That’s seemingly why the majority of voucher holders end up living in neighborhoods with high rates of poverty and crime, said Bartlett.
“It really does relegate people to the kind of communities that have high poverty, which also tend to be mostly black or Latino,” said Bartlett. “Landlords there will take them because they can often times get a higher rent than they otherwise would be able to.”
Bartlett said making sure the program works is important because housing policy has been moving toward a voucher-based system in the private market, rather than traditional public housing, where government directly owns and manages properties.
“If that’s the path that we’re taking, then we need to make sure that people have opportunities to move in any area that they want so that they’re close to jobs and good transportation,” said Bartlett.
Bartlett points to a study by the Lawyer’s Committee for Better Housing that showed families with vouchers face significant discrimination in the rental market. The study had testers pose as potential tenants trying to rent units in different areas of the city with a subsidized voucher. When testers made calls on apartment listings throughout the city, 46 percent were told that the property owner didn’t accept vouchers, despite it being illegal to do so. When the testers focused on more affluent neighborhoods, 55 percent of landlords illegally discriminated against voucher holders.
The study found that race also played a role. Nearly 20 percent of property owners told a minority tester they didn’t accept vouchers as a form of payment after telling a white tester they would.
Overall, the study estimated that voucher holders were denied access to 70 percent of the units in Chicago that fall within program guidelines. And that’s in an area where they are at least legally protected, unlike suburban County.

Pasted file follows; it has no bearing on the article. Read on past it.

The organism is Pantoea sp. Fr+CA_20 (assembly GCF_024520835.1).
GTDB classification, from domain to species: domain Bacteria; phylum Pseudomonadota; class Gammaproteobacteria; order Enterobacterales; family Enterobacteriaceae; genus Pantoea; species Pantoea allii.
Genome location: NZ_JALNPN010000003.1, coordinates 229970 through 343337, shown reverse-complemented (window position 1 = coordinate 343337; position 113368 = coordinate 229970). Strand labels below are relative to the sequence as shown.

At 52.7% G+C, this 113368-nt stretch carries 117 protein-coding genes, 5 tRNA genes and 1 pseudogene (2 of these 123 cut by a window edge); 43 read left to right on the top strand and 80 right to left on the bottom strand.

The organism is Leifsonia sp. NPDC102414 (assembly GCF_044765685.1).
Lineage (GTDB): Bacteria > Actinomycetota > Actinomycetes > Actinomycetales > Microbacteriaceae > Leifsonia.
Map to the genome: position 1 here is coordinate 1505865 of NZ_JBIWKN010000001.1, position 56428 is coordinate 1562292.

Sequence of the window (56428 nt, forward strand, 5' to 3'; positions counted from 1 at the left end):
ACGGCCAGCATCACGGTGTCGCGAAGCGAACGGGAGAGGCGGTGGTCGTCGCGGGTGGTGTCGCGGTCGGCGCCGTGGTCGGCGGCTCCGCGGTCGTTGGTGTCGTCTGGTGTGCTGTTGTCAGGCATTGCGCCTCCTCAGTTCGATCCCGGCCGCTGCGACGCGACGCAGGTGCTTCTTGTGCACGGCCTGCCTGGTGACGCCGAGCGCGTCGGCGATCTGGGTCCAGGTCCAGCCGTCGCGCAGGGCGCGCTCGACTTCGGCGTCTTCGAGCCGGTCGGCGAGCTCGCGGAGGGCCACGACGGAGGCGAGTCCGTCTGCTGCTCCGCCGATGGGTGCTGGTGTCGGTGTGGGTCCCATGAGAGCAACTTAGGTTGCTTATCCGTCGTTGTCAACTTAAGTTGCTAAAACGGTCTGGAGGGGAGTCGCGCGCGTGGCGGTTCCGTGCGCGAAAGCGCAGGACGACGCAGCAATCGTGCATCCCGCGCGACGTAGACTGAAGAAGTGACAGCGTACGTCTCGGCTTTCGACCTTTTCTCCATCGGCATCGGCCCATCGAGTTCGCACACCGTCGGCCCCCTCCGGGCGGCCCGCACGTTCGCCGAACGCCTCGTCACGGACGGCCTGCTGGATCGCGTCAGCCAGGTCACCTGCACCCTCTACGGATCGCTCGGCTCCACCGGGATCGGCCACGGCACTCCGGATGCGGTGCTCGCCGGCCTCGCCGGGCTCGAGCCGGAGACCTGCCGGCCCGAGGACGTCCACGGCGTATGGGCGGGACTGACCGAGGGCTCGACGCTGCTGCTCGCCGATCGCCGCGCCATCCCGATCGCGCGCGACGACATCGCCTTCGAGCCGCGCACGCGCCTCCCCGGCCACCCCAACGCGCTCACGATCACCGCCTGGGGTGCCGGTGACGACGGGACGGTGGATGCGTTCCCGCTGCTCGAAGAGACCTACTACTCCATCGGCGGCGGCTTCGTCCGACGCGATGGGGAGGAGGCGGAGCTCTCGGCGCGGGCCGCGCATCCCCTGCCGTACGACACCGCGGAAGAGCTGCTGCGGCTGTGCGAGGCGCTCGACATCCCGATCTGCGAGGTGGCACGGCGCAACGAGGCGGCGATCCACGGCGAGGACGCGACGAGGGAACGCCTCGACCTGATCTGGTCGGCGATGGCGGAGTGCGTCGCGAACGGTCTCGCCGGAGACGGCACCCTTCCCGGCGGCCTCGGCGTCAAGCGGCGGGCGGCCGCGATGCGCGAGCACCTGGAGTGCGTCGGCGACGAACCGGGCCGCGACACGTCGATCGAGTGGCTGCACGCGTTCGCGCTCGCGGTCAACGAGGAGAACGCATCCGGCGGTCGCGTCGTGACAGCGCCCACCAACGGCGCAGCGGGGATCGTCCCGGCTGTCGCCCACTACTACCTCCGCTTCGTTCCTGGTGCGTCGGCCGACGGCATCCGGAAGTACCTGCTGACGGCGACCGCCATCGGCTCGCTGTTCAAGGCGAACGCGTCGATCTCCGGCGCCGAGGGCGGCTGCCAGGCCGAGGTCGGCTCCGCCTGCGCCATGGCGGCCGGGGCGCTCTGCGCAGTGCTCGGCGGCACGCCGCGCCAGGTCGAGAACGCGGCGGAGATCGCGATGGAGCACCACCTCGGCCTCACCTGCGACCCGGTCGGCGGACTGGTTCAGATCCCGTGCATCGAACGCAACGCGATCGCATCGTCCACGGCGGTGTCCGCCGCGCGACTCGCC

Bartlett said vouchers don’t just help families, but they also help the city combat racial and economic segregation.
“If we want to affect segregation, we need to make sure that people have opportunities to move where they want to and where they can – not to just be dictated by whether the landlord says they will accept Section 8,” said Bartlett.
Finding a landlord who would accept her voucher after she was booted from her Oak Park apartment was daunting, said Riley.
“Everybody was turning me down. They were saying.’ You seem like a really nice person, I have this feeling you’ll be a good tenant. We just don’t take it due to bad experiences,’” said Riley. “It took me a long time to find something. Nice places but they weren’t accepting housing vouchers.”
Eventually, she did find a townhouse available for rent and signed a two-year lease. She said she supports the move to ban discrimination against vouchers in Cook County and hopes the amendment will be implemented soon.
“I don’t think we should be judged on just vouchers alone – maybe the person, their history as a tenant,” said Riley. “It really should be a law. Everybody should have equal rights to live where they want to live.”